Sometimes you need to make friends and influence people. Other times, you should just test drive them and push their buttons.
The art of irritation can, in fact, be just as valuable as the art of persuasion. How so? Let’s start with the problem: people are good liars and actors… up to a point.
What if it were possible to fast-forward relationships, whether with new friends, business partners, or romances? To get past the honeymoon facade of niceties and see their true tendencies underneath all it all?
I’ve been experimenting with methods of “removing the mask” so-to-speak, and it can be done. Relationships cost a premium of attention and time, and I—like most–want people in my life whose real personalities and motives will uplift and strengthen me instead of drain and demoralize me.
Catching bad apples early begins with recognizing a truism:
Adversity doesn’t primarily build character—it reveals it…
Therefore, by putting someone under pressure or in an adverse situation, you can pull back the covers and get a glimpse of what’s in store a few weeks or months down the line.
The little things are the big things. Josh Waitzkin, 8-time national chess champion (and the subject of the film, “Searching for Bobby Fischer”) explores the surprisingly accurate cross-referencing of behavior in his book, The Art of Learning:
“As I moved into my late teenage years, many of my tournaments were closed, invitational events where ten to fourteen very strong players gathered for two-week marathons. These were psychological wars… It was during these years that I began to draw the parallels between people’s life tendencies and their chessic dispositions. Great players are, by definition, very clever about what they show over the chessboard, but, in life’s more mundane moments, even the most cunning chess psychologists can reveal certain essential nuances of character. If, over dinner, a Grandmaster tastes something bitter and faintly wrinkles his noes, these might be an inkling of a tell lurking. Impatience while standing on line at the buffet might betray a problem sitting with tension. It’s amazing how much you can learn about someone when they get caught in the rain! Some will run with their hands over their heads, others will smile and take a deep breath while enjoying the wind. What does this say about one’s relationship to discomfort? The reaction to surprise? The need for control?”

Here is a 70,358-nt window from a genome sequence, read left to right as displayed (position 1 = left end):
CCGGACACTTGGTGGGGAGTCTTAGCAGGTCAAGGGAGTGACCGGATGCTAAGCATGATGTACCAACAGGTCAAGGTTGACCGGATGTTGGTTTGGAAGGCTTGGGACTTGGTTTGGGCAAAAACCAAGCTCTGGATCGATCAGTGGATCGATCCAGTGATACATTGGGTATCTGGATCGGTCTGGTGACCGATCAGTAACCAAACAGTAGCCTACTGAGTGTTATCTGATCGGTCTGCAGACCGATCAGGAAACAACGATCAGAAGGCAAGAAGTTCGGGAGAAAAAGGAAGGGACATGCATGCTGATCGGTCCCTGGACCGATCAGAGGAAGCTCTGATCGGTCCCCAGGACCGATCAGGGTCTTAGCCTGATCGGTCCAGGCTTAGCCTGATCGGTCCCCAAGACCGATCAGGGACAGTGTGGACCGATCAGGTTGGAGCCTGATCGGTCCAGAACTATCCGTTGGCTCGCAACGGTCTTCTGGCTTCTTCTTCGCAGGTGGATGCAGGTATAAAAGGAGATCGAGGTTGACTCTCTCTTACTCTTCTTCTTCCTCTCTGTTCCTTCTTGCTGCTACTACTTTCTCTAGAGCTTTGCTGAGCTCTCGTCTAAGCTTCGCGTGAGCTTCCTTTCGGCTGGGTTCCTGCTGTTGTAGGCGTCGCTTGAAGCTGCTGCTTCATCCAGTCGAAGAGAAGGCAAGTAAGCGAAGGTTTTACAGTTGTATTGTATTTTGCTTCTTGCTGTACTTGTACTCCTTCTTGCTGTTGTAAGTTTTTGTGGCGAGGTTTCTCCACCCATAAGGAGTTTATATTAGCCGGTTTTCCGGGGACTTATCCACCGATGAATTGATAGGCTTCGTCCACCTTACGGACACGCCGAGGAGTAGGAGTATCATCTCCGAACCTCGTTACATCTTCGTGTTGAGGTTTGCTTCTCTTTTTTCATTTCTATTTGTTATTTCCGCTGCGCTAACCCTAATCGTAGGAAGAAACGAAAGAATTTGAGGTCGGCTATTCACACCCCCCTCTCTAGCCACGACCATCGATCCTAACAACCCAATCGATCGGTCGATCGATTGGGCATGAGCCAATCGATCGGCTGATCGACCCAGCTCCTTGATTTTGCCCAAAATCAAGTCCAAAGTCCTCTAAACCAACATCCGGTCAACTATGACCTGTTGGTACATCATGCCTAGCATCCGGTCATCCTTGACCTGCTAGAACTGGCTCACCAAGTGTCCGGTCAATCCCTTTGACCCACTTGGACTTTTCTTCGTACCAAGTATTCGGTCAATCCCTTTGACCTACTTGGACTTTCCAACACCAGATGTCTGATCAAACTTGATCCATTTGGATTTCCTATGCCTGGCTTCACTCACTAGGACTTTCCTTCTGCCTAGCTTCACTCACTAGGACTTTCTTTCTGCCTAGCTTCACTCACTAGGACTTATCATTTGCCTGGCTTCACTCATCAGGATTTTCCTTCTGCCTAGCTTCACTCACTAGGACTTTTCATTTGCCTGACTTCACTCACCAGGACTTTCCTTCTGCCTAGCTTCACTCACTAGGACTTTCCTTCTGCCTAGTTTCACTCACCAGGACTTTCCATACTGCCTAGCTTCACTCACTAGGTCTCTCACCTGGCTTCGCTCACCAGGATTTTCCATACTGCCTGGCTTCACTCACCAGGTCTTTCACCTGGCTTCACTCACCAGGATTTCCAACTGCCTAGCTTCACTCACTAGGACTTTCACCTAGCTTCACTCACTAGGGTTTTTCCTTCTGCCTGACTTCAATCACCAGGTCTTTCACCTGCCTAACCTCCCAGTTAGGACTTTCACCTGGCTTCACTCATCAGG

Here are a few options for doing your own behavioral cross-referencing with a new potential friend, partner, or mate. All of them happen naturally over time, and the concept is to pick/create circumstances here and there to get an advanced read. Before you label me a bastard, read the whole post:
1. Meet them for dinner or lunch at an appointed time, and indicate upon their arrival that you made a mistake and set the reservation for 30 minutes prior. See how they respond to the change in plans. (Testing: how they contend with mistakes on your part)
2. Same as 1, but tell them that the reservation was accidentally made for 30 minutes after their arrival. Alternatively, travel with them and purposefully orchestrate things so that you miss a bus or train. Obviously, you then fix the problem and cover costs. (Testing: how they deal with waiting and unexpected changes in plans)
3. Take them to a restaurant with good food but bad service. (Testing: how diplomatically they contend with and resolve incompetence, which is the default mode of the universe)
4. Invite them to an event or function and then profusely apologize when you realize you’ve forgotten your wallet. Offer to repay them later or treat them the next time out. (Testing: how they relate to money issues. Wonderful people sometimes turn into irrational monsters as soon as even a few dollars are involved. It drives me crazy to keep a running ledger of who owes whom for a few dollars here and there, especially in social settings. Repaying the favor is mandatory, but dwelling on differences of pennies is tiring.)